The Federation of University Teachers (FUTA) has strongly condemned the suppression of student activists in recent times.
“The most recent incident, the violent suppression by the police of the peaceful protest at Lipton Circle, followed by the arrest of 13 students shows the brutality of state action against university students,” the FUTA said in a statement.
Issuing a statement yesterday, the Secretary of the FUTA, Prof. Arjuna Parakrama said: “As witnessed by several academics who were present at Lipton Circle during this incident, the ‘occupation’ by the medical students of the Lipton Circle was peaceful and it was not disturbing anyone: the traffic was not disrupted, none of the activities in the area was disturbed. Yet, the police arrived with a court order, accompanied by the riot police and water cannons and ordered the students to leave within 15 minutes. When they did not do so, they were chased away by baton-wielding police and pelted with water. Within minutes the banners put up by the students were torn off; the shelters they had built on the roundabout were demolished. We also note that there were several people not in police uniform who arrived with the police to participate in the demolition work. It was an extremely efficient and brutal display of state intolerance of dissent.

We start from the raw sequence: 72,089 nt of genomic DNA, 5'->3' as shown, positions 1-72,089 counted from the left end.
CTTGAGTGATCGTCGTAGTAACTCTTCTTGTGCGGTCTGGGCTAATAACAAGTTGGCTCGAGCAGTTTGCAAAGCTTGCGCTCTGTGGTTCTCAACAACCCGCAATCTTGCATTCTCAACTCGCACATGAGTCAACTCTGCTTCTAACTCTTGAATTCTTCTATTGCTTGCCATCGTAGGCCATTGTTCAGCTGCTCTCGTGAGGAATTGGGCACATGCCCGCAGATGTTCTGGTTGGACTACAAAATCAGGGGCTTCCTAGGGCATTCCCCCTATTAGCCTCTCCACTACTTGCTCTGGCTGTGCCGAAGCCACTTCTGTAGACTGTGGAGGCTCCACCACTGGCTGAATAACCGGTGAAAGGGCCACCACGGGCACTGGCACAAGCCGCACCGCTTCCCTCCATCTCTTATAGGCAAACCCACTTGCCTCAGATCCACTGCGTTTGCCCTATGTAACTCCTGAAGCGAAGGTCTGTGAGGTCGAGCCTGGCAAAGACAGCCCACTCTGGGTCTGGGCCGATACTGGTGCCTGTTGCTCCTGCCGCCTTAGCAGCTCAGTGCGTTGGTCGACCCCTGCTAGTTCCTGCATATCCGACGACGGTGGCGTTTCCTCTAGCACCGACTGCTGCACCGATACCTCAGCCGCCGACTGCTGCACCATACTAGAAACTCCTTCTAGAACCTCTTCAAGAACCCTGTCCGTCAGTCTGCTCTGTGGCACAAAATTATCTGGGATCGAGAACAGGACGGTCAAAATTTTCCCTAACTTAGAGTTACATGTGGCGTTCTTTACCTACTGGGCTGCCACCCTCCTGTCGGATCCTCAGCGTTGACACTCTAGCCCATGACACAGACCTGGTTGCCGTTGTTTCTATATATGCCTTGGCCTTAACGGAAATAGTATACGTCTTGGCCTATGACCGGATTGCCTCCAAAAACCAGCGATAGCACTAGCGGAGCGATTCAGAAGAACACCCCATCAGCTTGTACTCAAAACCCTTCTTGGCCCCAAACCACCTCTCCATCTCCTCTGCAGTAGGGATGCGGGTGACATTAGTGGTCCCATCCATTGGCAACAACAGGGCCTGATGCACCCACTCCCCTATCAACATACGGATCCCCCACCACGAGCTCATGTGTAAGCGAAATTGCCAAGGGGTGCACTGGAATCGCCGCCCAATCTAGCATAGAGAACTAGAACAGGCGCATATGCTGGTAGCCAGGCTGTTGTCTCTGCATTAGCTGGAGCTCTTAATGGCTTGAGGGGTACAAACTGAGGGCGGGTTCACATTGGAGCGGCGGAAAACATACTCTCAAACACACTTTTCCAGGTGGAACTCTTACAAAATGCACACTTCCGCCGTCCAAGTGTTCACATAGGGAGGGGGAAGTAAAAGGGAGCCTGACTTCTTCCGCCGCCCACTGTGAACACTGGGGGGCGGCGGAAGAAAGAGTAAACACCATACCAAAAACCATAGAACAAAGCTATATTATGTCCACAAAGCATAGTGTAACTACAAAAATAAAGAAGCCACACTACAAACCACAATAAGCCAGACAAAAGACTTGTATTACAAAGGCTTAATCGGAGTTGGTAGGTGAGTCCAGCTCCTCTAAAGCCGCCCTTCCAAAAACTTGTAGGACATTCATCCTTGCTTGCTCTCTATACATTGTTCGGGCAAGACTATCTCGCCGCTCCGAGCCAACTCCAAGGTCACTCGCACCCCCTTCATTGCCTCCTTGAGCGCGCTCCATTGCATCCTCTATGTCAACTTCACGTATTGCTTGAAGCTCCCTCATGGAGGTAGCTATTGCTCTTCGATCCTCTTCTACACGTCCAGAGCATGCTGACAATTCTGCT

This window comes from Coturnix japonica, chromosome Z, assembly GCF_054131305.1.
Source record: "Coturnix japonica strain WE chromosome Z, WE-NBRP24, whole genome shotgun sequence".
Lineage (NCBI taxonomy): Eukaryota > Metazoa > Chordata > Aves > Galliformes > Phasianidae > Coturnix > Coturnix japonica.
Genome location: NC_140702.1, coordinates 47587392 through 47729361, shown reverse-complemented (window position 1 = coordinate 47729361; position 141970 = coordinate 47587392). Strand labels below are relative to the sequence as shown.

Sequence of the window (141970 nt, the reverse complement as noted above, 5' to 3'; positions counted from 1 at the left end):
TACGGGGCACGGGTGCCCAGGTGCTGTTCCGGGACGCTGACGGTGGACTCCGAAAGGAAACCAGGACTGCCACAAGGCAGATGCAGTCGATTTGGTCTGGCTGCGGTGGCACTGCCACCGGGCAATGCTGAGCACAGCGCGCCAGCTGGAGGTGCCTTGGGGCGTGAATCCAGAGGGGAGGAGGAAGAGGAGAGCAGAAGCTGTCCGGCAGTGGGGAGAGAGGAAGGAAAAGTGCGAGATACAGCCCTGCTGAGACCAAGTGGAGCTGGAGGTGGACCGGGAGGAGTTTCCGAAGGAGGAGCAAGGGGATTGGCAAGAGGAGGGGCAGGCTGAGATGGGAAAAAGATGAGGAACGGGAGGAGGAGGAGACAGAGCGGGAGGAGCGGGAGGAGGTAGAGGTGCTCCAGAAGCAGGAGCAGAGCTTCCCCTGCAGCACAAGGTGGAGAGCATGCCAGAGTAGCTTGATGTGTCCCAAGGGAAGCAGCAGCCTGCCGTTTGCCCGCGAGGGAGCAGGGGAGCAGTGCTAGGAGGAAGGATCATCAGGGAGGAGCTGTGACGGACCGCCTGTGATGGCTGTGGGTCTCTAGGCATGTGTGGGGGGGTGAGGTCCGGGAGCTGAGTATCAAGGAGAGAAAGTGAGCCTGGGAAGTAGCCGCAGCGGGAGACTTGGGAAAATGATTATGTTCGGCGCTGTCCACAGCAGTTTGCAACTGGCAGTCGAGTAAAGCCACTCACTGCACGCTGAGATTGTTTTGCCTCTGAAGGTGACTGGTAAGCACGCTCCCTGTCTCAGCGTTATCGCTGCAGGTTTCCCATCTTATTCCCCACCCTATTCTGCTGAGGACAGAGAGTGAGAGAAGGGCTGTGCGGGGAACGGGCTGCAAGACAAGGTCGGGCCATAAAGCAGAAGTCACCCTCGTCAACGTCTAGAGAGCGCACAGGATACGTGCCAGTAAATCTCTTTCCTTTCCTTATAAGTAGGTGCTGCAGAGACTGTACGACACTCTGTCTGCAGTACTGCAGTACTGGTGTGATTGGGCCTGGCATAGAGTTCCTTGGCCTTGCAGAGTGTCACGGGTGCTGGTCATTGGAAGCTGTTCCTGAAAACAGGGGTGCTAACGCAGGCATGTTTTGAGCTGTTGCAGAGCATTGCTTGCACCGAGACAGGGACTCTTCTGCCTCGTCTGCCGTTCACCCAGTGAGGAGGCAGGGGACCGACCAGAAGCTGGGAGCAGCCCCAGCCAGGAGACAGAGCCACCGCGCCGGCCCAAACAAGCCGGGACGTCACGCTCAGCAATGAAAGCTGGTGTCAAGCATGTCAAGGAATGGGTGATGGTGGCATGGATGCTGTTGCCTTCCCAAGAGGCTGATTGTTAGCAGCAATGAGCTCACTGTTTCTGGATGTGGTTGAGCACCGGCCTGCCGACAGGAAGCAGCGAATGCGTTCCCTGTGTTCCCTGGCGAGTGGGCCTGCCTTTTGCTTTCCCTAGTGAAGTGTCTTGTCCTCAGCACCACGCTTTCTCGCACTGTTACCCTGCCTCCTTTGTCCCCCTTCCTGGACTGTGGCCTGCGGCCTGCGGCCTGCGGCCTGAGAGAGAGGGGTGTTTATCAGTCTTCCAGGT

“This incident demonstrates the fact that this government is unable to tolerate dissent – even peaceful protest. It has demonstrated utter contempt for democratic values, freedom of speech and the rights to protest – all values that it claims to uphold and boasts that it restored after it came to power. This government has now lost any legitimacy it may have had of being the government of ‘good governance’. Worryingly, the Government seems to be using the law to block dissent and to detain student leaders. The attempted arrest of Ryan Jayalath, Convenor of the Medical Students Action Committees, is another instance where the response and behaviour of law enforcement officials was entirely out of proportion. We cannot forget the fact that this country has seen repeated instances of disappearances, torture, arbitrary detention and the politicisation of state machinery to crush dissent in its post-independence history. The militarised apparatus that has been steadily built up for this purpose is evidently still intact.
“We demand that the Government uphold the right of dissent and protest of all, and that it immediately ceases the suppression of student activists. We call upon the Government to heed the strength of public resistance to its policy on SAITM and to engage in a meaningful and honest effort to resolve the crisis brought about as a result of SAITM.
“We extend our sincere concern to the students who faced violence as a result of government brutality, and also those who have been arrested while engaging in protests. We will continue to uphold the right to protest and express dissent, and resort to whatever means available to us to show our condemnation of the Government’s actions.”